It just occurred to me that it's a pretty dark twist on The Problem of Susan if perhaps the reason Martin can't go to Fillory anymore is because he's being sexually molested, while Jane remains 'pure'.

That's not a twist, it's directly from the books. Like others, I assume the Plover thing is misdirection. Fillory's rejection of Martin is supposed to be read as cruel and awful.

The bit where the sister kills the two younger kids is new, though, isn't it? I thought the younger girl just kind of "grew up" and out of Fillory like whats-her-name in the Narnia stuff.
posted by Justinian at 12:28 PM on March 16, 2016 [3 favorites]


Susan, yeah.

Actually, even the Plover stuff is somewhat changed, right? IIRC he never knew Fillory was anything but made up stories from the children in the books?
posted by Justinian at 12:29 PM on March 16, 2016


I think the two younger kids were the housekeeper's kids?
posted by BooneTheCowboyToy at 1:12 PM on March 16, 2016 [1 favorite]


Oh I guess I wasn't paying close enough attention. I assumed they were Rupert and either Fiona or Helen.
posted by Justinian at 1:25 PM on March 16, 2016


From what I recall and (re)read, Prudence and the housekeeper's kids were fabricated for the show, so the larger history of child abuse, drugging and (accidental) murder was added for extra horror.

If you're looking to quickly jog your memory from the books, you can search them in Google Books:
* The Magicians (snippet previews only)
* The Magician King (full preview)
* The Magician's Land (full preview)

And if you want to browse episode transcripts, you can do so on Forever Dreaming, which has a lot of current show transcripts, but you'll have to recall who said those lines, as it's not common for the character names to be included next to the dialog.
posted by filthy light thief at 1:29 PM on March 16, 2016 [2 favorites]


This was a really upsetting episode, going further than it needed to go for really no reason. I know it's a horror show and it's been pretty gory so far, but ghost kids being drugged and raped and killed is not entertainment for me, and I don't know why they had to go there for the plot.

The ghost kids give the button to Quentin/Alice/Penny/Eliot because these are the Chosen One(s) Because Destiny Says So [warning: TV Tropes rabbithole], or that's what the shitty framing of the series keeps persisting in telling us.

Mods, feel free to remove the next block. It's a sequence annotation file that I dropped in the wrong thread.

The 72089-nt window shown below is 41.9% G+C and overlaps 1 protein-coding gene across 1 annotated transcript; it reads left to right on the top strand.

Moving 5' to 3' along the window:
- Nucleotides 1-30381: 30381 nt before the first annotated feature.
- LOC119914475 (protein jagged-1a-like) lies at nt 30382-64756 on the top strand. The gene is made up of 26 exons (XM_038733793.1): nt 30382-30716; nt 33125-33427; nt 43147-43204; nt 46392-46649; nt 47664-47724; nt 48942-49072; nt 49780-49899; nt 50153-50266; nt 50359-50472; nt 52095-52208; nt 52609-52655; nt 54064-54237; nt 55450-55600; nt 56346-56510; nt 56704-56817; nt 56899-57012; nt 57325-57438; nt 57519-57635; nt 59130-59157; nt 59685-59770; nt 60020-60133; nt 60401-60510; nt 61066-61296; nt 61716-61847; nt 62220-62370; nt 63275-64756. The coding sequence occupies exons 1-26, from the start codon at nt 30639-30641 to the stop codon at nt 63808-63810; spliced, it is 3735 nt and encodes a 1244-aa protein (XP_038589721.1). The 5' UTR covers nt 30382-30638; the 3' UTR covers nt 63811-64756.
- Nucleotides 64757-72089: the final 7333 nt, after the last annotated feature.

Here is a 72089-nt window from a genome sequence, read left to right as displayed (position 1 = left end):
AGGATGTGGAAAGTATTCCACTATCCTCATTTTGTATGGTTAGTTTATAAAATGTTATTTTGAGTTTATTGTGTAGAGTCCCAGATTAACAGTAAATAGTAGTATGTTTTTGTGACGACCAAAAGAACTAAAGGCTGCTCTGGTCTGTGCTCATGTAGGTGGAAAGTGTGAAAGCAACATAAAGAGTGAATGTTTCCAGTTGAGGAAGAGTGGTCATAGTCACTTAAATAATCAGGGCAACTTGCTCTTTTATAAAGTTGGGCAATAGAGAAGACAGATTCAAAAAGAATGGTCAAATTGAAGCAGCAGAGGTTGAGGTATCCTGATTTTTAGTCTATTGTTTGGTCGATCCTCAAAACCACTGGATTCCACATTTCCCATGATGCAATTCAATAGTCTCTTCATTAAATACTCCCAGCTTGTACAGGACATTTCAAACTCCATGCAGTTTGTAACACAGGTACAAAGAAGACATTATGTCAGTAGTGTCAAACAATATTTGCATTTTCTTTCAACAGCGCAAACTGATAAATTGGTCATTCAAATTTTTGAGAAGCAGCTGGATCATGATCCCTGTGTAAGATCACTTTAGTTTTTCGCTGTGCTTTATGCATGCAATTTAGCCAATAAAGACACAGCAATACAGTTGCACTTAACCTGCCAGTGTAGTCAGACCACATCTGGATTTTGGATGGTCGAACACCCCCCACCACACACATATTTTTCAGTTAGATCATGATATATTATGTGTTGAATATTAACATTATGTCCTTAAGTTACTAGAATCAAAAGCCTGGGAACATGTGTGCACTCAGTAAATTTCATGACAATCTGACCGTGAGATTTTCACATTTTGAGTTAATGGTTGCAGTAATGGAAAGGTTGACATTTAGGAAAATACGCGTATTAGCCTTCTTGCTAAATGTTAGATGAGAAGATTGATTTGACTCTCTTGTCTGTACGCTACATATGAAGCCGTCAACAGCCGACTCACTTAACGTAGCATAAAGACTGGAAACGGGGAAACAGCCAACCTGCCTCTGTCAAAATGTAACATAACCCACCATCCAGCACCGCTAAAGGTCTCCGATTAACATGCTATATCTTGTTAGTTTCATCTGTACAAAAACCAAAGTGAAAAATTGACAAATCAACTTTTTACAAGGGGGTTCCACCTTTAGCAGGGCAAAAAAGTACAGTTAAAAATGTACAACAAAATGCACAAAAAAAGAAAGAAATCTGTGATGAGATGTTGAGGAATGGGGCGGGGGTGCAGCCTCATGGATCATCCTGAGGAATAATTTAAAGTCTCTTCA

And the Chosen Ones just abandon the ghost kids to replaying the horror show forever for... reasons. Well, the writers want to leave the ghost kids there because they want to be able to revisit this later for more convenient plot exposition. No thank you.
posted by aabbbiee at 2:19 PM on March 16, 2016 [2 favorites]


The ghost kids give the button to Quentin/Alice/Penny/Eliot because these are the Chosen One(s) Because Destiny Says So [warning: TV Tropes rabbithole], or that's what the shitty framing of the series keeps persisting in telling us.


But the ghost kids didn't give the button to anyone, Quentin happened to see where it ended up per the ghostly recreation of events. In this case, they had to hunt the button down (find the grave) and take it for themselves. I don't think it's necessarily moving toward automatically granting anything to Quentin, either. He's yet to be to Fillory, while Penny has now, intentionally or not, been twice. In fact, for being the nerd that he is, he has generally been shown repeatedly that his knowledge from the books is not entirely helpful - be it trying to cure Penny from the poison (he had to get help from Jane because he applied the reasoning wrong) and managed to lose the one manuscript about Fillory that was important (doesn't matter if Penny borrowed it, he didn't keep it in a safe place.)

I also don't think the ghost children were left to repeat the haunting over and over. First off, no one is experiencing repeated atrocities, it's simply an echo of things which already happened. That's confused of course by Alice's concern, but that concern sparked the writers response, "In the rules of this universe, there's nothing that can be done to stop a haunting that already exists." Right now, I don't think the writers are so lazy as to repeat the haunting trick again, which would require creating a reason to return to the house (location of a portal to Fillory?).

I think the conclusion of this episode was really just meant to provide a bittersweet victory feeling for the Brakebills crew and not as lackadaisical decision to keep plot threads open for the future.
posted by Atreides at 2:39 PM on March 16, 2016 [3 favorites]


Did anyone else notice that the name of the pub that Eliot and Margo's door led to was "The Ball and Sack"?
posted by A dead Quaker at 3:53 PM on March 16, 2016 [7 favorites]